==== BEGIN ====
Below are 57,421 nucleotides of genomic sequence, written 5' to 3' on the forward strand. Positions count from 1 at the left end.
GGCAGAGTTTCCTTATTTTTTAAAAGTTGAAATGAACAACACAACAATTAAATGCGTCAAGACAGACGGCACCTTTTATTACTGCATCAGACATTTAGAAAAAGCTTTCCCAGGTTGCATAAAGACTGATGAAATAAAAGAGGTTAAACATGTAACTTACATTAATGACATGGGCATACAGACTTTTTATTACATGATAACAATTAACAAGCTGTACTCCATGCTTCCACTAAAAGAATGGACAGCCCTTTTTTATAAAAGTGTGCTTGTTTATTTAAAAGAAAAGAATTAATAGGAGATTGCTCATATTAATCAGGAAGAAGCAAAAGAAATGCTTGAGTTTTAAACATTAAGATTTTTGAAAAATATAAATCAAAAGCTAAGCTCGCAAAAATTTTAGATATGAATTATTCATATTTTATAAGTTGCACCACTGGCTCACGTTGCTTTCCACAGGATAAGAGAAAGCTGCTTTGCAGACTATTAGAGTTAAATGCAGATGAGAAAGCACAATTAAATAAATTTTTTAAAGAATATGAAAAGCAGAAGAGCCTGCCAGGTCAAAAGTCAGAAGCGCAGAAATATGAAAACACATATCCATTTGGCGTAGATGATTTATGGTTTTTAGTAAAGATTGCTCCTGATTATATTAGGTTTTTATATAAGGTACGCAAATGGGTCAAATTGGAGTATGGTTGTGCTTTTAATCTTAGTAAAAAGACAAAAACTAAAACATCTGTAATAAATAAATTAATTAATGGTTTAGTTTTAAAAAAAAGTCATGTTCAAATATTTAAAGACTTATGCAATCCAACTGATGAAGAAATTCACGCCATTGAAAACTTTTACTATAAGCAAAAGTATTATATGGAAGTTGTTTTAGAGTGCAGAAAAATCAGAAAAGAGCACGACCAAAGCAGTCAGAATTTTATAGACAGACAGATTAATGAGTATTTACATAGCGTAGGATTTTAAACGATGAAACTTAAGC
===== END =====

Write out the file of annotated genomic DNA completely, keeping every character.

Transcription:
Below are 57,421 nucleotides of genomic sequence, written 5' to 3' on the forward strand. Positions count from 1 at the left end.
GGCAGAGTTTCCTTATTTTTTAAAAGTTGAAATGAACAACACAACAATTAAATGCGTCAAGACAGACGGCACCTTTTATTACTGCATCAGACATTTAGAAAAAGCTTTCCCAGGTTGCATAAAGACTGATGAAATAAAAGAGGTTAAACATGTAACTTACATTAATGACATGGGCATACAGACTTTTTATTACATGATAACAATTAACAAGCTGTACTCCATGCTTCCACTAAAAGAATGGACAGCCCTTTTTTATAAAAGTGTGCTTGTTTATTTAAAAGAAAAGAATTAATAGGAGATTGCTCATATTAATCAGGAAGAAGCAAAAGAAATGCTTGAGTTTTAAACATTAAGATTTTTGAAAAATATAAATCAAAAGCTAAGCTCGCAAAAATTTTAGATATGAATTATTCATATTTTATAAGTTGCACCACTGGCTCACGTTGCTTTCCACAGGATAAGAGAAAGCTGCTTTGCAGACTATTAGAGTTAAATGCAGATGAGAAAGCACAATTAAATAAATTTTTTAAAGAATATGAAAAGCAGAAGAGCCTGCCAGGTCAAAAGTCAGAAGCGCAGAAATATGAAAACACATATCCATTTGGCGTAGATGATTTATGGTTTTTAGTAAAGATTGCTCCTGATTATATTAGGTTTTTATATAAGGTACGCAAATGGGTCAAATTGGAGTATGGTTGTGCTTTTAATCTTAGTAAAAAGACAAAAACTAAAACATCTGTAATAAATAAATTAATTAATGGTTTAGTTTTAAAAAAAAGTCATGTTCAAATATTTAAAGACTTATGCAATCCAACTGATGAAGAAATTCACGCCATTGAAAACTTTTACTATAAGCAAAAGTATTATATGGAAGTTGTTTTAGAGTGCAGAAAAATCAGAAAAGAGCACGACCAAAGCAGTCAGAATTTTATAGACAGACAGATTAATGAGTATTTACATAGCGTAGGATTTTAAACGATGAAACTTAAGC